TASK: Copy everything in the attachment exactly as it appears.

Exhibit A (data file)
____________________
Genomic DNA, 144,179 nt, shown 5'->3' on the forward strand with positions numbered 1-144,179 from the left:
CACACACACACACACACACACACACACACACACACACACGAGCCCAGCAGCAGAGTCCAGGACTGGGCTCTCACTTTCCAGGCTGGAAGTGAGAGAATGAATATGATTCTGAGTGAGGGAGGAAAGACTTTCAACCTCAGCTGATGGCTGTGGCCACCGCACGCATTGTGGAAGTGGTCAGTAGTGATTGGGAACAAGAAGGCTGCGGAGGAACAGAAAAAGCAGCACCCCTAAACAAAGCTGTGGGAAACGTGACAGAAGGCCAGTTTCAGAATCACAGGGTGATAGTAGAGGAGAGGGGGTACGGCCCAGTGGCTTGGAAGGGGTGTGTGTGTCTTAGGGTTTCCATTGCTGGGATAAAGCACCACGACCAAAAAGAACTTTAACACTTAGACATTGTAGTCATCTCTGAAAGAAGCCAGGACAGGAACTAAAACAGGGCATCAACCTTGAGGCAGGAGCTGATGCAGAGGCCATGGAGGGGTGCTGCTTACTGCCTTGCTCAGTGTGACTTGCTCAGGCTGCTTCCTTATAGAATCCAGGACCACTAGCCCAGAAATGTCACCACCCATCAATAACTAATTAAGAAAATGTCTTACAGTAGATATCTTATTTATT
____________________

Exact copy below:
Genomic DNA, 144,179 nt, shown 5'->3' on the forward strand with positions numbered 1-144,179 from the left:
CACACACACACACACACACACACACACACACACACACACGAGCCCAGCAGCAGAGTCCAGGACTGGGCTCTCACTTTCCAGGCTGGAAGTGAGAGAATGAATATGATTCTGAGTGAGGGAGGAAAGACTTTCAACCTCAGCTGATGGCTGTGGCCACCGCACGCATTGTGGAAGTGGTCAGTAGTGATTGGGAACAAGAAGGCTGCGGAGGAACAGAAAAAGCAGCACCCCTAAACAAAGCTGTGGGAAACGTGACAGAAGGCCAGTTTCAGAATCACAGGGTGATAGTAGAGGAGAGGGGGTACGGCCCAGTGGCTTGGAAGGGGTGTGTGTGTCTTAGGGTTTCCATTGCTGGGATAAAGCACCACGACCAAAAAGAACTTTAACACTTAGACATTGTAGTCATCTCTGAAAGAAGCCAGGACAGGAACTAAAACAGGGCATCAACCTTGAGGCAGGAGCTGATGCAGAGGCCATGGAGGGGTGCTGCTTACTGCCTTGCTCAGTGTGACTTGCTCAGGCTGCTTCCTTATAGAATCCAGGACCACTAGCCCAGAAATGTCACCACCCATCAATAACTAATTAAGAAAATGTCTTACAGTAGATATCTTATTTATT